Pests

Animal pests, both vertebrates (backbone) and invertebrates (no backbone), can have an adverse impact on agriculture, the natural environment and even our lifestyle. Animal pests may be exotic animals which are introduced, either accidentally or deliberately. Native animals may also be pests in certain situations.

The Department of Primary Industries and Regional Development manages pests in Western Australia through policy development, risk assessment, research and development, provision of technical advice and information, implementation of regulation, emergency response, property inspections, industry liaison, and the planning and coordination of significant species control/eradication programs.

For advice on pests search our website, the Western Australian Organism List or contact our Pest and Disease Information Service (PaDIS).

For diagnostic services, please contact our Diagnostic Laboratory Services.

Articles

  • Varroa mite (Varroa destructor) is an external parasite of honey bees and are considered the greatest threat to Australia's honey and honey bee pollination plant industries.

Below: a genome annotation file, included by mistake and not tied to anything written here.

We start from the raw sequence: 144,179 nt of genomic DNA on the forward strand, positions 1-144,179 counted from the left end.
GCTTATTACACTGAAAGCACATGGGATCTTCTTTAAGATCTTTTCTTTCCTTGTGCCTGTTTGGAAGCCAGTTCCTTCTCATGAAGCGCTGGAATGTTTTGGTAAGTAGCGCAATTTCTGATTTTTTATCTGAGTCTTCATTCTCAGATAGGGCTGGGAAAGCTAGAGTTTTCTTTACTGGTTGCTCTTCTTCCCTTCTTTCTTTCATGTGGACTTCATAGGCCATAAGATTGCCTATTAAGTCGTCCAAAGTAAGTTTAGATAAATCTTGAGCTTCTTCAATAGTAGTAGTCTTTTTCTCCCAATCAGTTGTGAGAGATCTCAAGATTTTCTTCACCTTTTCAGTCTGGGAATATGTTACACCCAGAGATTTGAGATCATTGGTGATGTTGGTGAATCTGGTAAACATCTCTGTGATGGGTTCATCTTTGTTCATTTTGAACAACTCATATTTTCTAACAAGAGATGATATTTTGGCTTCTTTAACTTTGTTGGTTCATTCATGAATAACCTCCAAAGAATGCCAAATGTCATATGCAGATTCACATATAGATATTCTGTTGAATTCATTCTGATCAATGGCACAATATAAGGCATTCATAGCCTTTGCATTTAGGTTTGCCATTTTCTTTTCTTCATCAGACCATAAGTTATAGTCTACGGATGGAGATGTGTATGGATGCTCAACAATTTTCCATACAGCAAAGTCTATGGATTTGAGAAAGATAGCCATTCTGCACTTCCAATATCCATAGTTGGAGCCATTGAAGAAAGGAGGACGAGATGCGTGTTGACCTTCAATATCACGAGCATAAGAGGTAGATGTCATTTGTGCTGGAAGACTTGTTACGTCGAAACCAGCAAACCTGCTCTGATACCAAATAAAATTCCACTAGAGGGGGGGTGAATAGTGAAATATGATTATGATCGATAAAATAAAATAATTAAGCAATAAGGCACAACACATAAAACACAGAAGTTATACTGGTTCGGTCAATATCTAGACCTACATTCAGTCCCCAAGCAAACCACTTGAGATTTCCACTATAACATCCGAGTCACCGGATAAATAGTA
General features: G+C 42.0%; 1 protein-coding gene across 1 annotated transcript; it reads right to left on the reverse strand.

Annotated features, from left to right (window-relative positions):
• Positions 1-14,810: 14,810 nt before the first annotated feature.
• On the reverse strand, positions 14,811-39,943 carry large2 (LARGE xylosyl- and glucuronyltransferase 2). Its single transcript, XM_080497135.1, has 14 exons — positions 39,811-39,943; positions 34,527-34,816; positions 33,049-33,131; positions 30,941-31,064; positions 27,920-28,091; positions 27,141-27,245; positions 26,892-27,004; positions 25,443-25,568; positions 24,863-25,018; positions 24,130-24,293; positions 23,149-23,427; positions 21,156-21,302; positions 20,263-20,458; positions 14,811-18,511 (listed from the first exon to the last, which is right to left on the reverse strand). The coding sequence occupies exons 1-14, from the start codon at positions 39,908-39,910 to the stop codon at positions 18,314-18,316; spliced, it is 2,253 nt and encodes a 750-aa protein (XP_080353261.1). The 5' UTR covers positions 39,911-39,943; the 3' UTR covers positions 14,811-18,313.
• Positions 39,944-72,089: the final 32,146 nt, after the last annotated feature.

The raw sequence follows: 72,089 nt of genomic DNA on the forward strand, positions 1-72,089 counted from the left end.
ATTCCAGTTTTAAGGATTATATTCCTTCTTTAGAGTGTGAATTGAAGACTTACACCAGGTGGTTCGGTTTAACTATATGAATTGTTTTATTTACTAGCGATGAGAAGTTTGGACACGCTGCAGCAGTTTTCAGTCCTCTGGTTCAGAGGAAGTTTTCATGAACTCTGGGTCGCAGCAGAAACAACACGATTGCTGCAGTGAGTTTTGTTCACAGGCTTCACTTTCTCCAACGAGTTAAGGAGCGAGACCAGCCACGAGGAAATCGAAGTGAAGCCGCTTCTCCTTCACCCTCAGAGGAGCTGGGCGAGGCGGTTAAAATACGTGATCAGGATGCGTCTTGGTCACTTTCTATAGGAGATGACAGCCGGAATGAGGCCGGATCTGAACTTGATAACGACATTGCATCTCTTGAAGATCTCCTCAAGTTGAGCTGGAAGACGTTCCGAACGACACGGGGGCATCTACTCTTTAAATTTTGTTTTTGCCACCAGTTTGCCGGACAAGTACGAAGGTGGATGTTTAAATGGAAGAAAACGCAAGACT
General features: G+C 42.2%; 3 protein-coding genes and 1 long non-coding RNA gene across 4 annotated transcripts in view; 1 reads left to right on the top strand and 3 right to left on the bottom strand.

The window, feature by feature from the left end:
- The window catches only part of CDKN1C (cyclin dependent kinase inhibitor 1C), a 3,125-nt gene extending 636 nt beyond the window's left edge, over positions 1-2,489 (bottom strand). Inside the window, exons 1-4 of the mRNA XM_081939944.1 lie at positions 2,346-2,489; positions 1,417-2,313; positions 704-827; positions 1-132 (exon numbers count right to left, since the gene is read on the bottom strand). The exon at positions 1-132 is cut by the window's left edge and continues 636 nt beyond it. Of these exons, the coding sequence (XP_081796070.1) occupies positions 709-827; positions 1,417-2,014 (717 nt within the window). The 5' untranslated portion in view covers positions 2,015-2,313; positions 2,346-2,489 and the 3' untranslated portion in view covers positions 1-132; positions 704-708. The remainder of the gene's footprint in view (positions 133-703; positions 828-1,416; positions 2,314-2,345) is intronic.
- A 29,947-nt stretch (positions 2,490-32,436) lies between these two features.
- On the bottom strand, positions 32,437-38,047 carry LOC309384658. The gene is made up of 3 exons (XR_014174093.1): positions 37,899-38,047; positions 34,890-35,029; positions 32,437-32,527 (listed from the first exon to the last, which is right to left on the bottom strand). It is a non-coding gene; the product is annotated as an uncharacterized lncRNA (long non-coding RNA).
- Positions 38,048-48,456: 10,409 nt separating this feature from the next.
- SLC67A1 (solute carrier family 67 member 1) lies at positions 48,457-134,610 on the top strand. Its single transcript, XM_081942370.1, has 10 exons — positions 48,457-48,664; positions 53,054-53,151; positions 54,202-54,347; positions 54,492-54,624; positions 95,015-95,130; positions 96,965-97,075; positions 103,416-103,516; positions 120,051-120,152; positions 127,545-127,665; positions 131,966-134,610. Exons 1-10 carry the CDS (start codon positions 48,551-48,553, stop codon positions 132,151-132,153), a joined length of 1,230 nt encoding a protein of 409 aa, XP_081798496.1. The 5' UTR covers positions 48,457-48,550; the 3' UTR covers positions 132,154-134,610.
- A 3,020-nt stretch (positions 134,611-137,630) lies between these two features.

• Leaves chewed with transparent ‘windows’.

    A pest mainly of young legume pastures and broadleaf crops but can also affect cereals. Commonly observed on loam-clay soils.

  • In 2022, the department is conducting more than 300 research trials across the state from Kununurra in the north to Esperance in the south.

  • Many exotic insect pests, not established in Western Australia (WA), are expert stowaways!

  • The European wasp is considered one of the worst wasps in the world - harmful to people, our outdoor lifestyle and to our horticultural and agricultural industries.

  • PestFacts WA (formerly known as PestFax) is an interactive reporting service delivered by DPIRD, providing risk alerts, current information and advice on pests and diseases threatening crops and pa

  • The Pest and Disease Information Service (PaDIS) provides advisory and identification services on animal and plant pests, weeds and diseases that impact Western Australia's agriculture and food ind

  • Under the BAM Act, landholders - landowners and occupiers - are responsible for the control of foxes, wild dogs, feral pigs, rabbits and emus on their properties.

  • Feral pigs are the descendants of domestic pigs (Sus scrofa), which were first brought to Australia by early European colonists.

  • Feral pigs are the descendants of domestic pigs, which were first brought to Australia by early European colonists.

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